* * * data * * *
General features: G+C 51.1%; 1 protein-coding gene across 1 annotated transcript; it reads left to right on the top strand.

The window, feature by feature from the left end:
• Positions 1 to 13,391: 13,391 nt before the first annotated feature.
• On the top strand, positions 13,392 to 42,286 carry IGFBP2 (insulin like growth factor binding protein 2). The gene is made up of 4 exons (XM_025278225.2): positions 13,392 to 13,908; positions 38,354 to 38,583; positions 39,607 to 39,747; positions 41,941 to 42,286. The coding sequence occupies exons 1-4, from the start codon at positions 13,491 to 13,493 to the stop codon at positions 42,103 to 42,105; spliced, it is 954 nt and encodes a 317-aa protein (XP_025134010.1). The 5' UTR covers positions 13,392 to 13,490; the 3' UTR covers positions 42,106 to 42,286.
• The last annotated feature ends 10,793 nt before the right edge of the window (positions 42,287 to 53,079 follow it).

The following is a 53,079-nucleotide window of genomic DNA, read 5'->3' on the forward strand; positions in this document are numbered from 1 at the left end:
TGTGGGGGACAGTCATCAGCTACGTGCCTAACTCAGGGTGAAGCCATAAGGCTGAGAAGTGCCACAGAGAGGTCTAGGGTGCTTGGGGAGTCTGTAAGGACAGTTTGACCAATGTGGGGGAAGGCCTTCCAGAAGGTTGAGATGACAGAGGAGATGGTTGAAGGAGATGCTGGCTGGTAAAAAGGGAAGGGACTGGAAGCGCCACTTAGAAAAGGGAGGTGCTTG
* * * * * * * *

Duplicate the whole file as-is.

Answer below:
General features: G+C 51.1%; 1 protein-coding gene across 1 annotated transcript; it reads left to right on the top strand.

The window, feature by feature from the left end:
• Positions 1 to 13,391: 13,391 nt before the first annotated feature.
• On the top strand, positions 13,392 to 42,286 carry IGFBP2 (insulin like growth factor binding protein 2). The gene is made up of 4 exons (XM_025278225.2): positions 13,392 to 13,908; positions 38,354 to 38,583; positions 39,607 to 39,747; positions 41,941 to 42,286. The coding sequence occupies exons 1-4, from the start codon at positions 13,491 to 13,493 to the stop codon at positions 42,103 to 42,105; spliced, it is 954 nt and encodes a 317-aa protein (XP_025134010.1). The 5' UTR covers positions 13,392 to 13,490; the 3' UTR covers positions 42,106 to 42,286.
• The last annotated feature ends 10,793 nt before the right edge of the window (positions 42,287 to 53,079 follow it).

The following is a 53,079-nucleotide window of genomic DNA, read 5'->3' on the forward strand; positions in this document are numbered from 1 at the left end:
TGTGGGGGACAGTCATCAGCTACGTGCCTAACTCAGGGTGAAGCCATAAGGCTGAGAAGTGCCACAGAGAGGTCTAGGGTGCTTGGGGAGTCTGTAAGGACAGTTTGACCAATGTGGGGGAAGGCCTTCCAGAAGGTTGAGATGACAGAGGAGATGGTTGAAGGAGATGCTGGCTGGTAAAAAGGGAAGGGACTGGAAGCGCCACTTAGAAAAGGGAGGTGCTTG